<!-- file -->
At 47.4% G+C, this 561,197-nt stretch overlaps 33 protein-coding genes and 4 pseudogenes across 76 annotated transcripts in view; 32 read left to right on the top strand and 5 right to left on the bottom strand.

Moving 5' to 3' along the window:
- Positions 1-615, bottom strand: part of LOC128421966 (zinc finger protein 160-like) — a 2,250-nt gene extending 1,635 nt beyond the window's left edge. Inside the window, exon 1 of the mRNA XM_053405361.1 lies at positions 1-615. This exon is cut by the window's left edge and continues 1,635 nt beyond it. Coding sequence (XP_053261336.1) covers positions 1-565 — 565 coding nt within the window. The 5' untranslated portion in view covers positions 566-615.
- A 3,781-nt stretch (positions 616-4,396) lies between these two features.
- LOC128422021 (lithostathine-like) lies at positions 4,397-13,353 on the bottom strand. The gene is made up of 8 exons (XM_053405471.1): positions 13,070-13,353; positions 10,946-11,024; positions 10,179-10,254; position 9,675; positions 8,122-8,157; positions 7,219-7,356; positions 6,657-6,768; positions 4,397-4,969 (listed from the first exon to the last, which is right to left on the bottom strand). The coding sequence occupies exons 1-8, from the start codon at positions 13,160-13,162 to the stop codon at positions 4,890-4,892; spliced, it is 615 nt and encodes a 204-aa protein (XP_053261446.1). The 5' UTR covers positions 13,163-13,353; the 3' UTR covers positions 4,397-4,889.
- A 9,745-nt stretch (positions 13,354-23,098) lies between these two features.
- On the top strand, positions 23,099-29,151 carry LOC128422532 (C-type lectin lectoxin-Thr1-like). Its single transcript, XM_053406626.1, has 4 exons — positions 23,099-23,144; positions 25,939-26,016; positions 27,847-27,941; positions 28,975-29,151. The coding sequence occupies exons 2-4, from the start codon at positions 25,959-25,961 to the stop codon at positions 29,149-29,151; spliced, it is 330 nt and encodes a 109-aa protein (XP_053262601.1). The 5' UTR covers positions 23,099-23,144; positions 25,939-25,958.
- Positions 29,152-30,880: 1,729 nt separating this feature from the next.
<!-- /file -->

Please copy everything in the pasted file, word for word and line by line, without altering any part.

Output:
At 47.4% G+C, this 561,197-nt stretch overlaps 33 protein-coding genes and 4 pseudogenes across 76 annotated transcripts in view; 32 read left to right on the top strand and 5 right to left on the bottom strand.

Moving 5' to 3' along the window:
- Positions 1-615, bottom strand: part of LOC128421966 (zinc finger protein 160-like) — a 2,250-nt gene extending 1,635 nt beyond the window's left edge. Inside the window, exon 1 of the mRNA XM_053405361.1 lies at positions 1-615. This exon is cut by the window's left edge and continues 1,635 nt beyond it. Coding sequence (XP_053261336.1) covers positions 1-565 — 565 coding nt within the window. The 5' untranslated portion in view covers positions 566-615.
- A 3,781-nt stretch (positions 616-4,396) lies between these two features.
- LOC128422021 (lithostathine-like) lies at positions 4,397-13,353 on the bottom strand. The gene is made up of 8 exons (XM_053405471.1): positions 13,070-13,353; positions 10,946-11,024; positions 10,179-10,254; position 9,675; positions 8,122-8,157; positions 7,219-7,356; positions 6,657-6,768; positions 4,397-4,969 (listed from the first exon to the last, which is right to left on the bottom strand). The coding sequence occupies exons 1-8, from the start codon at positions 13,160-13,162 to the stop codon at positions 4,890-4,892; spliced, it is 615 nt and encodes a 204-aa protein (XP_053261446.1). The 5' UTR covers positions 13,163-13,353; the 3' UTR covers positions 4,397-4,889.
- A 9,745-nt stretch (positions 13,354-23,098) lies between these two features.
- On the top strand, positions 23,099-29,151 carry LOC128422532 (C-type lectin lectoxin-Thr1-like). Its single transcript, XM_053406626.1, has 4 exons — positions 23,099-23,144; positions 25,939-26,016; positions 27,847-27,941; positions 28,975-29,151. The coding sequence occupies exons 2-4, from the start codon at positions 25,959-25,961 to the stop codon at positions 29,149-29,151; spliced, it is 330 nt and encodes a 109-aa protein (XP_053262601.1). The 5' UTR covers positions 23,099-23,144; positions 25,939-25,958.
- Positions 29,152-30,880: 1,729 nt separating this feature from the next.